Moreover, there are limitations on who can participate in the myRA. Only people with no 401(k) or 403(b) retirement plans at work can make myRA contributions, and even then, only those with an adjusted gross income less than $131,000 a year ($193,000 for couples). Also: once you’ve accumulated the maximum myRA balance of $15,000, you have to move the money over to a private-sector Roth IRA. The only benefit: the myRA doesn’t come with any custodial or account fees, but those are typically nominal when you open a private sector Roth IRA.
So why would people contribute to a retirement option that is identical to a Roth IRA, but with roughly a zillion fewer investment options? It’s possible that unsophisticated investors will appreciate the simplicity of the myRA solution, where, instead of having to decide where to invest, they simply lend their money to the federal government and collect the (modest) interest. The fact that the myRA account has no minimums could be attractive. Most private sector Roths require at least $1,000 to be invested, but theoretically you could start your myRA with a penny.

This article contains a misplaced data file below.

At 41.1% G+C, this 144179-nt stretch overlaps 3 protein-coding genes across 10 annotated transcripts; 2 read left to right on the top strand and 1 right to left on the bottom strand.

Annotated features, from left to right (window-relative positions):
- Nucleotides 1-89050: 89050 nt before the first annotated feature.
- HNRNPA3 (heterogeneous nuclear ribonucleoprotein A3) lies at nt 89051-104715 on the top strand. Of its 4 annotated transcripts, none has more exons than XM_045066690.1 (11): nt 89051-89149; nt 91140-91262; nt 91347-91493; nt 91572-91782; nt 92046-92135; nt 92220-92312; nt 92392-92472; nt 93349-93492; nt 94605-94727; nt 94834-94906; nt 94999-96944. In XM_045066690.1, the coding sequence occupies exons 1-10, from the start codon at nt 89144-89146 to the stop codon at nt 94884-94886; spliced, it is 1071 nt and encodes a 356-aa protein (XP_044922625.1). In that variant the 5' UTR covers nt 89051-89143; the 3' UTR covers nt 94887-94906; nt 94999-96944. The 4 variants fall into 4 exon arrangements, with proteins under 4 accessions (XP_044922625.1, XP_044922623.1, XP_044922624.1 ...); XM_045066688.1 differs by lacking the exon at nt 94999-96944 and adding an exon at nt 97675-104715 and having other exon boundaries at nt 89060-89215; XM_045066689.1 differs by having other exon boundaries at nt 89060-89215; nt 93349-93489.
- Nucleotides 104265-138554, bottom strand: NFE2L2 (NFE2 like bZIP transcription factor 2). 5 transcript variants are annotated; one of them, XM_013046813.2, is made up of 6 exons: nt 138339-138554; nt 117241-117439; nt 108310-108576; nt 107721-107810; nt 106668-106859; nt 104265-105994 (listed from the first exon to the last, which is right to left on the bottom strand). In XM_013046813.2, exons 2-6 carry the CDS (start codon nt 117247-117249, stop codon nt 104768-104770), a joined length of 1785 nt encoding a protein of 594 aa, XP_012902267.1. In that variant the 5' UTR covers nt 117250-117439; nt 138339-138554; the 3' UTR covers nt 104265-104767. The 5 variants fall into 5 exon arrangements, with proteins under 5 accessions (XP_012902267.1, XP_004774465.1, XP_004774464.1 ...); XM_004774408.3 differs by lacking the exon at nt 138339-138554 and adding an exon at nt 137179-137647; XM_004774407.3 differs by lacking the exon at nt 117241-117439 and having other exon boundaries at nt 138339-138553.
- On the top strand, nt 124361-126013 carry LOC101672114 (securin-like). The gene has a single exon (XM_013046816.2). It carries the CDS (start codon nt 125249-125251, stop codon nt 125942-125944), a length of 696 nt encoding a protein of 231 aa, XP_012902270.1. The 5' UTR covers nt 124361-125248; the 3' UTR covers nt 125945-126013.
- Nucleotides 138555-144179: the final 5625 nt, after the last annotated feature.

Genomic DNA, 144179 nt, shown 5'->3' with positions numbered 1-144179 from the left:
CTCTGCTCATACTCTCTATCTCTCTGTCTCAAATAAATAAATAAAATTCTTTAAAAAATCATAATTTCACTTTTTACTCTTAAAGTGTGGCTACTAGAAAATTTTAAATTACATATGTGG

It’s also possible that the U.S. Treasury Department is about to discover that there’s less demand for an inferior retirement plan than government economists had projected.
About the Author: Bob Veres has been a commentator, author and consultant in the financial services industry for more than 20 years. Over his 20-year career in the financial services world, Mr. Veres has worked as editor of Financial Planning magazine; as a contributing editor to the Journal of Financial Planning; as a columnist and editor-at-large of Dow Jones Investment Advisor magazine; and as editor of Morningstar’s advisor web site: MorningstarAdvisor.com.
Mr. Veres has been named one of the most influential people in the financial planning profession by Investment Advisor magazine and Financial Planning magazine, was granted the NAPFA Special Achievement Award by the National Association of Personal Financial Advisors, and most recently the Heart of Financial Planning Distinguished Service Award from the Denver-based Financial Planning Association.
For beginning savers, a MyRA is a safe way to get started.
MyRA, the Obama administration’s free, guaranteed-return starter retirement account, launched nationwide on Wednesday. The government-backed plan is an option for the tens of millions of U.S. workers whose employers don’t offer a retirement savings plan. MyRA accounts are open to anyone earning an annual salary of less than $131,000, or $193,000 if they are married and file taxes jointly.
The Treasury Department officially rolled out its new myRA retirement plan on Wednesday, deeming it a free, no-risk savings plan. The truth is that the newly launched retirement account will do very little to help the working poor and will quickly become another bloated bureaucratic system that wastes billions of taxpayer dollars.